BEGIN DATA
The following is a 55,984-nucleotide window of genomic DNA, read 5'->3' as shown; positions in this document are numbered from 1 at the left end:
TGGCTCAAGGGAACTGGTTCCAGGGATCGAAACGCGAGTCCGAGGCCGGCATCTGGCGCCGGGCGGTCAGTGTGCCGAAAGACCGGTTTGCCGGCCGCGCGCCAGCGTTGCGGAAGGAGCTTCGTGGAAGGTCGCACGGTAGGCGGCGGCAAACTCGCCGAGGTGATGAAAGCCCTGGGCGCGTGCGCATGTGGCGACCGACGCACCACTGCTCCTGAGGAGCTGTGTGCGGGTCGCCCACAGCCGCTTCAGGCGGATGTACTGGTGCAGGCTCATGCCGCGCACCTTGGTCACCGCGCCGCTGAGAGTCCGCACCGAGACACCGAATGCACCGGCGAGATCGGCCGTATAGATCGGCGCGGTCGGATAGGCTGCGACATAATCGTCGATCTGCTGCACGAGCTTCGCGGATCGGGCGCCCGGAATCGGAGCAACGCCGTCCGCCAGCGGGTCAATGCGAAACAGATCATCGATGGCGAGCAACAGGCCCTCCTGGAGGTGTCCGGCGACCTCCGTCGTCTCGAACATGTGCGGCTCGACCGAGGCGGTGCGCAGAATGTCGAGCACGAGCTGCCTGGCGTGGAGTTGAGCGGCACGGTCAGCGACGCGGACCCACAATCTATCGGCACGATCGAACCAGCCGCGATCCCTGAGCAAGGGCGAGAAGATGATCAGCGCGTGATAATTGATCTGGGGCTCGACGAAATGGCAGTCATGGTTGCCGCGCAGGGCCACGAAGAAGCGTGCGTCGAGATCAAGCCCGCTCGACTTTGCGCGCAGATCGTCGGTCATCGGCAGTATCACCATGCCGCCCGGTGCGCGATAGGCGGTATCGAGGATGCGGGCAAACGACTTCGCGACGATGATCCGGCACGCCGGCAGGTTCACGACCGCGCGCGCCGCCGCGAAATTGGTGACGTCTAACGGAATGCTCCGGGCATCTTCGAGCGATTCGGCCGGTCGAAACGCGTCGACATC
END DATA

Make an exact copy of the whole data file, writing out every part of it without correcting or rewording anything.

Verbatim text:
The following is a 55,984-nucleotide window of genomic DNA, read 5'->3' as shown; positions in this document are numbered from 1 at the left end:
TGGCTCAAGGGAACTGGTTCCAGGGATCGAAACGCGAGTCCGAGGCCGGCATCTGGCGCCGGGCGGTCAGTGTGCCGAAAGACCGGTTTGCCGGCCGCGCGCCAGCGTTGCGGAAGGAGCTTCGTGGAAGGTCGCACGGTAGGCGGCGGCAAACTCGCCGAGGTGATGAAAGCCCTGGGCGCGTGCGCATGTGGCGACCGACGCACCACTGCTCCTGAGGAGCTGTGTGCGGGTCGCCCACAGCCGCTTCAGGCGGATGTACTGGTGCAGGCTCATGCCGCGCACCTTGGTCACCGCGCCGCTGAGAGTCCGCACCGAGACACCGAATGCACCGGCGAGATCGGCCGTATAGATCGGCGCGGTCGGATAGGCTGCGACATAATCGTCGATCTGCTGCACGAGCTTCGCGGATCGGGCGCCCGGAATCGGAGCAACGCCGTCCGCCAGCGGGTCAATGCGAAACAGATCATCGATGGCGAGCAACAGGCCCTCCTGGAGGTGTCCGGCGACCTCCGTCGTCTCGAACATGTGCGGCTCGACCGAGGCGGTGCGCAGAATGTCGAGCACGAGCTGCCTGGCGTGGAGTTGAGCGGCACGGTCAGCGACGCGGACCCACAATCTATCGGCACGATCGAACCAGCCGCGATCCCTGAGCAAGGGCGAGAAGATGATCAGCGCGTGATAATTGATCTGGGGCTCGACGAAATGGCAGTCATGGTTGCCGCGCAGGGCCACGAAGAAGCGTGCGTCGAGATCAAGCCCGCTCGACTTTGCGCGCAGATCGTCGGTCATCGGCAGTATCACCATGCCGCCCGGTGCGCGATAGGCGGTATCGAGGATGCGGGCAAACGACTTCGCGACGATGATCCGGCACGCCGGCAGGTTCACGACCGCGCGCGCCGCCGCGAAATTGGTGACGTCTAACGGAATGCTCCGGGCATCTTCGAGCGATTCGGCCGGTCGAAACGCGTCGACATC